The Russian presidential envoy to Afghanistan says there are indications that the US military is allowing members of the Daesh Takfiri terrorist group, who have suffered serious defeats in Syria and neighboring Iraq, to infiltrate Afghanistan.
“It’s noteworthy that the extremists themselves and weapons for them, according to numerous witness accounts, are often transferred to the territory of Afghanistan by helicopters without identifying insignia,” Zamir Kabulov said on Thursday.
Kabulov added, “With the US and NATO fully controlling the skies over Afghanistan, there is every reason to believe they had a hand in that, or at least, did not hamper these flights, despite the fact that Washington and Brussels deny that.”
Last November, former Afghan President Hamid Karzai told Qatari al-Jazeera television news network that the US is colluding with Daesh in Afghanistan, and allowing the Takfiris to flourish in his conflict-stricken country.
“In my view, under the full [US] presence, surveillance, military, political, intelligence, Daesh has emerged. And for two years, the Afghan people came, cried loud about their suffering, of violations. Nothing was done,” he said.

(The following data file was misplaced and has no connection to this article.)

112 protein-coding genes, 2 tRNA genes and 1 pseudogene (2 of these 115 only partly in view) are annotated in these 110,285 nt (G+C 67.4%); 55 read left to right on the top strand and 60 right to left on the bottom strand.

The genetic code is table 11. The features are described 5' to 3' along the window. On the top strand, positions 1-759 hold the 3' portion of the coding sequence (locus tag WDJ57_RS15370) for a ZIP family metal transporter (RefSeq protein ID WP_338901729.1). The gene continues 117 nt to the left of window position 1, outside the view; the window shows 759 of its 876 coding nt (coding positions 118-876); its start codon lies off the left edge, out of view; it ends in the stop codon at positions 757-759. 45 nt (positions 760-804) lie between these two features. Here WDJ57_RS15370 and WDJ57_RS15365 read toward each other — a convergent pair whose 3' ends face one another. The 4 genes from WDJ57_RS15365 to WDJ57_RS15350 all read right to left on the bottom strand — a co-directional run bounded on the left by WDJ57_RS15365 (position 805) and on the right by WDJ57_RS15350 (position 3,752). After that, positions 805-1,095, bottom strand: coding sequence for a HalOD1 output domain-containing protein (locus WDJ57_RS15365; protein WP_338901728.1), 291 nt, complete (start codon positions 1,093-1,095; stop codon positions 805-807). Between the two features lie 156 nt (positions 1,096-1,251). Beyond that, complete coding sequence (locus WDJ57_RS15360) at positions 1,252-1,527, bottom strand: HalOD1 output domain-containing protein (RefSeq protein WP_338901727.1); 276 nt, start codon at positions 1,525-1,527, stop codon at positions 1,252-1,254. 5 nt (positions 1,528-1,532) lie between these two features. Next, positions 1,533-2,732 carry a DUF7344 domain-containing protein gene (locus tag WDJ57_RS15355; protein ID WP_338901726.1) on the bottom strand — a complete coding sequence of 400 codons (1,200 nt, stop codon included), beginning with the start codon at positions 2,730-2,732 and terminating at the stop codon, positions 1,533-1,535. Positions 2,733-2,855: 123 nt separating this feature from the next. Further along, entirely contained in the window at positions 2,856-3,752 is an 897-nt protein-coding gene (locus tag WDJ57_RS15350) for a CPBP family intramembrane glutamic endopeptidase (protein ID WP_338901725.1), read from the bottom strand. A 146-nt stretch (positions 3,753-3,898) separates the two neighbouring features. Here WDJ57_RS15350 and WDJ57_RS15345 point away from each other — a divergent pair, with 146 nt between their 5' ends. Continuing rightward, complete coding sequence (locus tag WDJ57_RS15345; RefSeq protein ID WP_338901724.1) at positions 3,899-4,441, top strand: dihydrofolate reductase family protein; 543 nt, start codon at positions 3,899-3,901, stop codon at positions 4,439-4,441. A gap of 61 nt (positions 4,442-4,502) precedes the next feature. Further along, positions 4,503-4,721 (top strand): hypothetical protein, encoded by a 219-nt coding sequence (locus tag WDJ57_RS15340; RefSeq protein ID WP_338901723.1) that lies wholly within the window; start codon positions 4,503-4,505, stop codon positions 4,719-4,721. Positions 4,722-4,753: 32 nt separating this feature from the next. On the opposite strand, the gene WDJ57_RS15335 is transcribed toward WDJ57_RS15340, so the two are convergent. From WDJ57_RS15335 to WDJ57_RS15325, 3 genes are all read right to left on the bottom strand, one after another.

Karzai further noted that US officials used Daesh as an excuse to drop an 11-ton GBU-43 Massive Ordnance Air Blast (MOAB) bomb, nicknamed the ‘Mother of all Bombs’, in Achin district of Afghanistan’s eastern province of Nangarhar on April 13, 2017.
On December 23, 2017, Kabulov warned that an estimated 10,000 members of the Takfiri terrorist group were present in Afghanistan, and that their number was growing.
He stressed that Moscow was particularly worried about Daesh’s expanding foothold in northern Afghan provinces bordering Tajikistan and Turkmenistan.
“Russia was among the first to be sounding the alarms in connection with the emergence of Daesh in Afghanistan,” the high-ranking Russian diplomat said.
“Daesh has significantly increased its power in the country recently. According to our estimates, the number of militants exceeds 10,000 and continues to grow, particularly due to new militants arriving from Syria and Iraq,” Kabulov said at the time.